10. First, let me start by saying that I consider myself a safe and fairly proficient boater. I've taken the US Power Squadron boating course - twice. The second time was just to polish my skills / refresh my memory. I've been boating since 1999. I don't do stupid things or take chances, especially when property or lives are involved. I hope my experience helps someone else be more prepared in the event that this situation happens to them. We've been on vacation here at Lake George (NY) for over a week. The boat has been running great - no issues to speak of. We took the boat out yesterday and headed about 9 miles south to Lake George Village - the wife wanted ice cream. We had 5 other people on the boat beside my wife and I. As we came into the public docks, I put the drive in neutral. It was a bit windy and I thought the wind was causing the boat to continue forward. I then shifted into Reverse, but the boat still continued forward. We were now getting too close for comfort, so I increased the throttle to slow us down. The boat then powered FORWARD even faster. As we approached the wall of the U-shaped docks, I quickly turned the wheel to avoid a head-on collision with the concrete wall. The boat continued on and we ended up striking the bow of the boat into the wooden portion of the dock. The next thing I know, we are sitting there at the dock with the boat powered off. I don't even know if the boat stalled or I turned Off the engine with the key.....the adrenaline was making things a little fuzzy. I guess I never thought about the fact that the drive could get stuck in gear, and apparently I didn't realize that shifting into Reverse could be just as useless in these instances. Had I been more aware of what was actually happening, I could have at least turned off the engine sooner while trying to steer clear of obstacles until we could stop/secure the boat. Nobody was hurt, but the boat sustained a few scrapes, abrasions, and a relatively small gouge through the Gelcoat about 3 inches long. After tying-up at the dock, I opened the engine hatch to see if I could find anything obvious, but unfortunately, this was outside of my limited knowledge of boat mechanics. I also learned that the boat will start 'in-gear'....something I didn't know was possible since I've never attempted it. With the shifter in neutral, I started the boat and it started moving forward....which is another example of why we should never have the boat running, or start a boat when people are in the water. After getting everybody back on-board, we came up with a plan to get ourselves back to the marina; made sure nothing was in our way, got the bumpers out, and then started the engine and headed back. A storm had just passed through so the boat traffic was very light as we came into the dock. I coasted into the dock after turning off the engine. I pulled the boat out and now it sits, waiting to be worked on. This entire experience was upsetting, but it wasn't until later that I thought of how much worse this could have been. Just the day before, we went to a place where people will jump off of the rocks into the water. It's not unusual to have a half-dozen boats sitting about 40 feet from the shore with kids and adults swimming back and forth between their boats and the shore to climb the 'cliffs' so they can jump off. I'm very fortunate that this didn't happen the day before. The take-away: be aware that this scenario could happen and since it's obviously unexpected, your mind will be confused as to why / what's happening and you may do the wrong thing. Be prepared to quickly turn the key off or hit the Run/Stop switch if your boat is suddenly going in one direction when you expect it to be going in the opposite and you are about to hit something or someone. I imagine the drive can also get stuck in Reverse which could be an even worse scenario. If anyone else has some other suggestions, please let the rest of us know - thanks.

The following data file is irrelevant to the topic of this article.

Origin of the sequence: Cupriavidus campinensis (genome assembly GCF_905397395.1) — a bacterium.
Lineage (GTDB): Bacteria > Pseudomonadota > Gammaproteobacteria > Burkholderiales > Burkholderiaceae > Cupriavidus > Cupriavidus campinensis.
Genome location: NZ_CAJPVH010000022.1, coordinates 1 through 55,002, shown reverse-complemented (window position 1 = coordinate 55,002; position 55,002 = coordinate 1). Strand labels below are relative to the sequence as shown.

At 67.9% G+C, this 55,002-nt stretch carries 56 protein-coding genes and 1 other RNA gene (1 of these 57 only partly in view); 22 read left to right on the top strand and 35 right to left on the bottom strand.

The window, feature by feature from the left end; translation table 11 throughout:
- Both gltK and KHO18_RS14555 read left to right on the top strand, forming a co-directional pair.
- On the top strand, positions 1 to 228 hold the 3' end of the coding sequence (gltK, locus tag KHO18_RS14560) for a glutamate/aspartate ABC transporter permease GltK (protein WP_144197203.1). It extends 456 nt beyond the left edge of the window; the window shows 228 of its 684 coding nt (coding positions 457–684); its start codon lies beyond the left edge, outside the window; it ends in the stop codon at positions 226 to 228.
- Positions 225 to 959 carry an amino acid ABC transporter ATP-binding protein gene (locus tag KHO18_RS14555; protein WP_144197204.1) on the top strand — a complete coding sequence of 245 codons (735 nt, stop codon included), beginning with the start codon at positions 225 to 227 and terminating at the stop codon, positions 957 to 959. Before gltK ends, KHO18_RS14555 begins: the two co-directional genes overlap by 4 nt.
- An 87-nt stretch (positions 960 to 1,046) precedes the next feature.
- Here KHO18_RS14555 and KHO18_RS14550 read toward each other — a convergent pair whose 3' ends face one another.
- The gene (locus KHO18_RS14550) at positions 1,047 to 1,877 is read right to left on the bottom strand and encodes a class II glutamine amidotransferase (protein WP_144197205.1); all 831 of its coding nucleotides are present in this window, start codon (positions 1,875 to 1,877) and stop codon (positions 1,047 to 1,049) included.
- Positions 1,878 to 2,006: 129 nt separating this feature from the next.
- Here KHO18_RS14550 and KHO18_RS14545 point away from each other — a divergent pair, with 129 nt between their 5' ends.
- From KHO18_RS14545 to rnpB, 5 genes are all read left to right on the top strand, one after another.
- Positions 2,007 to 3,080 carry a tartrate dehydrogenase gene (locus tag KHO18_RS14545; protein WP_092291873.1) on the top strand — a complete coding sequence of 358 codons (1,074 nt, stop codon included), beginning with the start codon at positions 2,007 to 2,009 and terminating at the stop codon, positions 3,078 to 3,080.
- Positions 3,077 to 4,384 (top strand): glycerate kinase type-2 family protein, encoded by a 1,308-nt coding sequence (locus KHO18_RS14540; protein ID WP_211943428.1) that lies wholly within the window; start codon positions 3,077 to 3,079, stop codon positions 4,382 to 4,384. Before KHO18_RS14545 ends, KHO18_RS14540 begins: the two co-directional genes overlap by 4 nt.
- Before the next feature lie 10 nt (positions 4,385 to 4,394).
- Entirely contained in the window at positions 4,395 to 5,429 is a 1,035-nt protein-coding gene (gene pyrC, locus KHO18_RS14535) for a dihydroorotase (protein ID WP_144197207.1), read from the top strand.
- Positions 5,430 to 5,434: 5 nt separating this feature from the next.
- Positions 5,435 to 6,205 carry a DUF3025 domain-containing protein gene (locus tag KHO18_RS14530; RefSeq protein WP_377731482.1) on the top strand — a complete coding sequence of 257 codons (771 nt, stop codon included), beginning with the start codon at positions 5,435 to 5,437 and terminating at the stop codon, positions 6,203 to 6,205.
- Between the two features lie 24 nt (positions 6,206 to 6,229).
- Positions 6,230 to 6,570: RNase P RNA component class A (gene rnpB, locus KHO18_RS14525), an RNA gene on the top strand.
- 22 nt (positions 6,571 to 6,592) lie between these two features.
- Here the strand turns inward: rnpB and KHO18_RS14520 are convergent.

11. Wing - it turns out that the answer to my problem(s) was nearly; 'All of the Above'. Although the lube in the reservoir appeared okay to me, as it turns out, it was really dirty. But the shift fork also had considerable wear, and the Cone Clutch was 'nice and shiny' on the bottom 3/8". All of the above was replaced. Although I've been boating for nearly 20 years, I'm afraid I may not have been shifting the boat into gear as quickly as I should have been. This drive always shifted so smoothly - no noise, no 'clunk' and I bought the boat new, so I can't blame anyone else. Now that the parts have been installed, I now get a definite 'feeling' and can hear it going into gear....which is apparently the 'norm'. I'm going to guess that the poor shifting the last few days that I used the boat did a number on the drive lube since it had been changed last fall and had no more than 25 hours on it.....otherwise there was no reason for it to look so dirty. I haven't received the bill yet, but I think it's going to be an expensive lesson. I'm not going to complain since I've really had no issues with this boat since I bought it - other than a water pump shaft that came apart from motor just a few months after buying it.
  12. I almost asked you what that plate/clamp 'thing' was for.... I have a drawbar that has the cushioned rubber insert, which helps with the noise when stopping and starting, but the drawbar itself is a bit loose in the receiver and does rattle a bit. I'll have to look into that - thanks for explaining!
  13. I'll never be completely sure, but I think I did a similar thing. I only took my boat around the block, but after taking the boat/trailer off the vehicle and driving into the garage, I later found the mount was sticking out - just like yours in the picture. I couldn't believe I had done it and wondered whether driving it around the block without it pulling out of the hitch was possible. Even posted the question here. Folks that replied figured the downward force kept it from coming out. I can't imagine what a nightmare scenario would have occurred had it happened driving down the street, or worse...on the highway. I never leave without checking that now....and I bet you won't either!
  14. No expert here, but I do try to read-up on things before using them myself. I have always read positive things about Mobil-1 oil filters, so that's what I use on my vehicles and boat. For the boat I use M1-111.
  15. I don't know if Joe is a member here or not, but he'll need some good thoughts sent his way. The dock-hand was lucky he wasn't more seriously hurt. Scary stuff....